A fantastic demo of triangulation. A bunch of Dot-Net developers have weblogs. One of them spotted something happening with the Mono project. Would I have a clue what it meant? No way. I watched the news percolate from one developer to another and they're all ack'ing it. So now I know something is happening. In the past, without such verification, I wouldn't have a clue.
Three new ideas for evolution of RSS, pubDate, guid and ttl.
Jon Udell's much-touted piece about RSS has appeared, and (oy) RSS is being cast as a proponent of REST. Let me say it again. Oy. It's just XML. Simple stuff. Easy to understand. No need to drag religion into it, but people always want to. The price of success I guess.
FYI, here's the diff, imho, betw SOAP and RSS. One is a protocol, and the other is a format.
A candidate for best named blog of 2002.
An important medical alert from Adam Curry.
Hey it's raining. In most parts of the world that wouldn't be a big deal. But here in Calif, it's dry season. Feels weird. And great.
What kinds of computers were last week's conf attendees using?
Scott Johnson is seeking help from Mac Radio users.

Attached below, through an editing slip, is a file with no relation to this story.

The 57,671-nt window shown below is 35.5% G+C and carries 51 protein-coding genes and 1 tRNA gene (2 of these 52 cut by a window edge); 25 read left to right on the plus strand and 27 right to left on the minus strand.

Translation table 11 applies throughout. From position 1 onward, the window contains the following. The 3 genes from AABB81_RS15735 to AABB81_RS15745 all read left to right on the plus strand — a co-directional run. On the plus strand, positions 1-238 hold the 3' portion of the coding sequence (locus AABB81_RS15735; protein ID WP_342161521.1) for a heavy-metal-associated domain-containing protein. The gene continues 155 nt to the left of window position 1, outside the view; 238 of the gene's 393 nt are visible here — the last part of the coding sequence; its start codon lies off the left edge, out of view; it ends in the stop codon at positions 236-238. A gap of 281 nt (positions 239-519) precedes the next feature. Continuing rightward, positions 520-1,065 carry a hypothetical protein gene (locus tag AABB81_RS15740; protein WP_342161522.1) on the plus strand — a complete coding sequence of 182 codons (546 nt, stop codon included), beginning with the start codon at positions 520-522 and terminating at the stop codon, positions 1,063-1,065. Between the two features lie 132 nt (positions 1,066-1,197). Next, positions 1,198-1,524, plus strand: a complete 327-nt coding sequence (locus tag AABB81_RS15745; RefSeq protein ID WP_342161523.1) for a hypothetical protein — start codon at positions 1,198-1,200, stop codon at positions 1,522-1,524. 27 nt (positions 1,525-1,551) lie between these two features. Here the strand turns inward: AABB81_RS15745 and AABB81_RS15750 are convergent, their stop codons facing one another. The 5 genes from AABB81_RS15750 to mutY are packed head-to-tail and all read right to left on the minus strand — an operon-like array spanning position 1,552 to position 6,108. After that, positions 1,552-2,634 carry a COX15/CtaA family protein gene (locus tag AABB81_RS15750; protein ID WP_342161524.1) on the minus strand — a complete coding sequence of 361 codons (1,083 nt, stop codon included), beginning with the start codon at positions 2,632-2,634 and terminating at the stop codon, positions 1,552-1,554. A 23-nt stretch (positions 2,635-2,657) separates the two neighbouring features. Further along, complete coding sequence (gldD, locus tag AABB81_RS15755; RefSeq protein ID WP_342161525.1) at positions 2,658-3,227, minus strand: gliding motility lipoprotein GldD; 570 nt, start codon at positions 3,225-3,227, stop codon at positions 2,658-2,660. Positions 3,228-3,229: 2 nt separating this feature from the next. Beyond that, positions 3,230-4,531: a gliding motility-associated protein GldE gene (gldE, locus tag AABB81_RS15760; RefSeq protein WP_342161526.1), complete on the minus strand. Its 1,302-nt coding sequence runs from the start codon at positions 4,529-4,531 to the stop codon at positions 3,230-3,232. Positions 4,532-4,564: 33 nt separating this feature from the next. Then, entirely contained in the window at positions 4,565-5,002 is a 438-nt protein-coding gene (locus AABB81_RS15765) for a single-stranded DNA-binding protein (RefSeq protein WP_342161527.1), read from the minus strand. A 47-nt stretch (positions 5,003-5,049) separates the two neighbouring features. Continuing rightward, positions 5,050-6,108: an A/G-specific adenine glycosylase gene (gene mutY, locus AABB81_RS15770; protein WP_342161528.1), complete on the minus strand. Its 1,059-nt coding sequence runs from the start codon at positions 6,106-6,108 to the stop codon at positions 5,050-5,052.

Victor Ng's capsule review of Attack of the Clones: "I'd rather be chewing on tin foil."
Business 2.0: How to go head-to-head with Microsoft.
Paul Andrews: News by the People, for the People.
NY Times: "Look, they've shown us that the book business can be a very nice, profitable business online," said Mark J. Rowen, a senior Internet analyst at Prudential Securities. "The only problem is the book, video, music market is limited, and ultimately if Amazon is going to justify its market capitalization, it is going to have to show that other categories are viable on the Internet. So far, they have not shown that sales of other merchandise can grow rapidly and be profitable."
Another Jenett theme in the works. Screen shot.
On this day last year: "We think we see something very valuable that few others do. The desktop computers of 2001 have a lot of untapped power. Couple that with the comfort level that people have with Web browsers, and that leads to a single point, that no one else seems to be aiming at." Smurf Turf was the codename for Radio 8.
Dave on the radio
I'm going to be on a Canadian TV show, Dotto's Data Cafe, today at noon Pacific, with host Steve Dotto. They just called. I'll be on at about 12:15PM for three seven-minute segments. The show will not be webcast, however, if you're in Canada and want to scan it, send me an MP3 after the show and I'll put it on the site. I asked, it's OK with the producer. They're calling from Burnaby, which is near Vancouver. I told them we have a UserLander from Vancouver and he has a weblog. While the show is on the air they'll be showing the readers around on the Web. I expect I'll update one or two times to show the viewers that it's just me and I can put whatever I want here.
© Copyright 1997-2005 Dave Winer. The picture at the top of the page may change from time to time. Previous graphics are archived.